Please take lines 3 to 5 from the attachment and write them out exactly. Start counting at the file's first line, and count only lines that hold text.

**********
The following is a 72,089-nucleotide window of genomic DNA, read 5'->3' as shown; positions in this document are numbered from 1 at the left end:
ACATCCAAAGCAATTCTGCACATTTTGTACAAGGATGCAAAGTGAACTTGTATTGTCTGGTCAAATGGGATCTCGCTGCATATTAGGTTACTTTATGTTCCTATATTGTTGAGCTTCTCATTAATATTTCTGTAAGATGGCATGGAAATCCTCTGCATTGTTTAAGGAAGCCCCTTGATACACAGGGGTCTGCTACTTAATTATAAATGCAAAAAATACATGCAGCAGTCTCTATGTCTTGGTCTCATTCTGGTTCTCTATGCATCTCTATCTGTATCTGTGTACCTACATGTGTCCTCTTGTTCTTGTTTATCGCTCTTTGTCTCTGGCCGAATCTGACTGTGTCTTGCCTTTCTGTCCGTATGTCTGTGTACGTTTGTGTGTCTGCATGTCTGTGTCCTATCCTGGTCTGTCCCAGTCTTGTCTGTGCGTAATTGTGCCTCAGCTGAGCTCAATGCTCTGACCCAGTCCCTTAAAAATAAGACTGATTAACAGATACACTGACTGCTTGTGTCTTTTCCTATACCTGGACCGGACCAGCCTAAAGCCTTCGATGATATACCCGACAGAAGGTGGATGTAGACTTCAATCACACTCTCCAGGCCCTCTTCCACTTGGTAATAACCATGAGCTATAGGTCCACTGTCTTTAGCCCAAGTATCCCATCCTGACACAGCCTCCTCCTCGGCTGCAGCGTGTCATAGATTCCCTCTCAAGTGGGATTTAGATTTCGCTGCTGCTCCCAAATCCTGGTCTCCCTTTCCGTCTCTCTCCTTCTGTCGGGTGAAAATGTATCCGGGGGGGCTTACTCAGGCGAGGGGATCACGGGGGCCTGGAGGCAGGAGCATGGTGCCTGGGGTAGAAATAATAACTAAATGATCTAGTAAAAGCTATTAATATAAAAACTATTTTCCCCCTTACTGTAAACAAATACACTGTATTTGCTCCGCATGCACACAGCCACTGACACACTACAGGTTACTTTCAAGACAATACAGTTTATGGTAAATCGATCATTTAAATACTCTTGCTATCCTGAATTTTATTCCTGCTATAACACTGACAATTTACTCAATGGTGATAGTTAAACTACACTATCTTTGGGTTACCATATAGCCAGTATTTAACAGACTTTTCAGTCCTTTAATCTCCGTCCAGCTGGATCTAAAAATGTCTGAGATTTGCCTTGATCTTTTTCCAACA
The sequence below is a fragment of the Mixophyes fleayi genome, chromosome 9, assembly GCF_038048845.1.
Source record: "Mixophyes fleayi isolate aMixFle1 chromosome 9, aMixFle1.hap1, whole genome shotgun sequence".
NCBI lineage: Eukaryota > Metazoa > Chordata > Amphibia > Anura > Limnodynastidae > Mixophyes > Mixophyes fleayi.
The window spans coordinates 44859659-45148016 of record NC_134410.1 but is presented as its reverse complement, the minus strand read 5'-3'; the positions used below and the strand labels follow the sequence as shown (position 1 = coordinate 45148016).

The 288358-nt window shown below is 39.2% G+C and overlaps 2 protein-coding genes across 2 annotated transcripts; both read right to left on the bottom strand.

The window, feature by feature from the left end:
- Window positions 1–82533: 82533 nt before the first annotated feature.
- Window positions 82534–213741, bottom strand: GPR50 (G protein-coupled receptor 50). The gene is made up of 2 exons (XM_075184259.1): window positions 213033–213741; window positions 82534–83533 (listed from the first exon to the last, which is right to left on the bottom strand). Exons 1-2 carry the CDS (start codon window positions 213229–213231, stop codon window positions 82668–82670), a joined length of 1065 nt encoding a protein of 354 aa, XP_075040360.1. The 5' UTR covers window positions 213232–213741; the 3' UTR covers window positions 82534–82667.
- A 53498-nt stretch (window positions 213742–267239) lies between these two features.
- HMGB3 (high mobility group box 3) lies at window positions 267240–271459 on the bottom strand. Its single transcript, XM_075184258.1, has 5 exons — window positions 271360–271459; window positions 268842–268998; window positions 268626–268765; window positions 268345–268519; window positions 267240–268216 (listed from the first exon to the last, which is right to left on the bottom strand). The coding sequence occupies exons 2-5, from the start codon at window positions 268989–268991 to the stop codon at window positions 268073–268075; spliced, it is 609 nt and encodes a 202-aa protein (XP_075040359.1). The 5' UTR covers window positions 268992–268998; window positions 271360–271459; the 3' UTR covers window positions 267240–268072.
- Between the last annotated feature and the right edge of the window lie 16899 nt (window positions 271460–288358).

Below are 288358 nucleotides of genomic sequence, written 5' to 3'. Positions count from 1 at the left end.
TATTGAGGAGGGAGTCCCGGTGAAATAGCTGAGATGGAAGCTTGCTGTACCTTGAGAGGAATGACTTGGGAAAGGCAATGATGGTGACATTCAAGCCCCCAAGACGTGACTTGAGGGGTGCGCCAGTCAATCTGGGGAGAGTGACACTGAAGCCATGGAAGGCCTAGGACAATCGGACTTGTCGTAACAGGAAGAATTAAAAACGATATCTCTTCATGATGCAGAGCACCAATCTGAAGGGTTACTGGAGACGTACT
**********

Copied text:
The sequence below is a fragment of the Mixophyes fleayi genome, chromosome 9, assembly GCF_038048845.1.
Source record: "Mixophyes fleayi isolate aMixFle1 chromosome 9, aMixFle1.hap1, whole genome shotgun sequence".
NCBI lineage: Eukaryota > Metazoa > Chordata > Amphibia > Anura > Limnodynastidae > Mixophyes > Mixophyes fleayi.